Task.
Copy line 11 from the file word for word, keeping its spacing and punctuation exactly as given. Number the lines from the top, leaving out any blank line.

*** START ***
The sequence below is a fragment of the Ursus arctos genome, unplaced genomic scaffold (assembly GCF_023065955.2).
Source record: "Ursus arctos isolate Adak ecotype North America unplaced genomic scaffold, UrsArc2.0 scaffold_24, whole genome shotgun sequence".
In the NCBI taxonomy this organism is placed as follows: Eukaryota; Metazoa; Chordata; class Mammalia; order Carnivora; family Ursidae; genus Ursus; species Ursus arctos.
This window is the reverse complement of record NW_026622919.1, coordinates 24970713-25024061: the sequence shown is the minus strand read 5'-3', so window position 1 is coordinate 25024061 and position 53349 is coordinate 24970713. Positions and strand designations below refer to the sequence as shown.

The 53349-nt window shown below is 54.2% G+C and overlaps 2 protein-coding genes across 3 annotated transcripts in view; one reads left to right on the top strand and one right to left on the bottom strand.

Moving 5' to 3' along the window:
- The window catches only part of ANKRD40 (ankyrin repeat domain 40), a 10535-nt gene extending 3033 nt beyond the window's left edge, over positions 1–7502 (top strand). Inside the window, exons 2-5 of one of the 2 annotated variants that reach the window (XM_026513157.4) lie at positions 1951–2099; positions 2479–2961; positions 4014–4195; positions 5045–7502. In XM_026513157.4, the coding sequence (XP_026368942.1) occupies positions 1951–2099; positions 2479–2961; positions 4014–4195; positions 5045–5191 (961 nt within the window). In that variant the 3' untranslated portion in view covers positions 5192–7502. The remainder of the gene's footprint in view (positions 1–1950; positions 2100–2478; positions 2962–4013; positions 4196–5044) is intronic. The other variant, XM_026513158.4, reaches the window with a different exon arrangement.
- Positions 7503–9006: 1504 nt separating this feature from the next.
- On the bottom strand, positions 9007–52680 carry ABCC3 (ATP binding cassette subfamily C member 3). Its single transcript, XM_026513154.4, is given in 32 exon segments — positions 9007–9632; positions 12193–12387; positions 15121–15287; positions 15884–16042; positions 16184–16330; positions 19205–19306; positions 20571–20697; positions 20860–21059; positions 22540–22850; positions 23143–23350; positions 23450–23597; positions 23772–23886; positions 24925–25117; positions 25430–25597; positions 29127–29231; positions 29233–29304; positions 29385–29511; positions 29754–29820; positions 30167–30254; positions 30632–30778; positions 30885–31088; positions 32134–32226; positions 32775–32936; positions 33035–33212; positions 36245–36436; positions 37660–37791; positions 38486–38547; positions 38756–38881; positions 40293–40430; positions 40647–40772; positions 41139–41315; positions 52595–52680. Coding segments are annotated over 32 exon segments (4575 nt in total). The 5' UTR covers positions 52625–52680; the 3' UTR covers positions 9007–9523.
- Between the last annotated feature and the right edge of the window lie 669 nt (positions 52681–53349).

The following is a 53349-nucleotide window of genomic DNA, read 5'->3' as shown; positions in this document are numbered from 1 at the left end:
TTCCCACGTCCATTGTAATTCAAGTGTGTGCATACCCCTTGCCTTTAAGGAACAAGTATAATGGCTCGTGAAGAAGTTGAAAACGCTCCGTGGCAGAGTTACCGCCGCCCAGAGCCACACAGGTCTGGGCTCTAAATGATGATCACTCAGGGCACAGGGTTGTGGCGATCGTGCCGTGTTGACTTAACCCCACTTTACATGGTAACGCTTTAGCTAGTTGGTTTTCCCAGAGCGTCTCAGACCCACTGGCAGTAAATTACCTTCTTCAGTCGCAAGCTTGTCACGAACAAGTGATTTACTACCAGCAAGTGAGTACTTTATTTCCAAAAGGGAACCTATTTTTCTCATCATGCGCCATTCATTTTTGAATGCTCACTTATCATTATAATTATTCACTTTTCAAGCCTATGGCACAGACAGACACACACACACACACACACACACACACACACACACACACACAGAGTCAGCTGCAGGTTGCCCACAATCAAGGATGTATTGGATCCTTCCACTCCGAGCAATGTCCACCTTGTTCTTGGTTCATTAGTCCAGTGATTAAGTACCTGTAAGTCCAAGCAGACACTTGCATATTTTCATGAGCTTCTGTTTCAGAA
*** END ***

The following is a 53349-nucleotide window of genomic DNA, read 5'->3' as shown; positions in this document are numbered from 1 at the left end: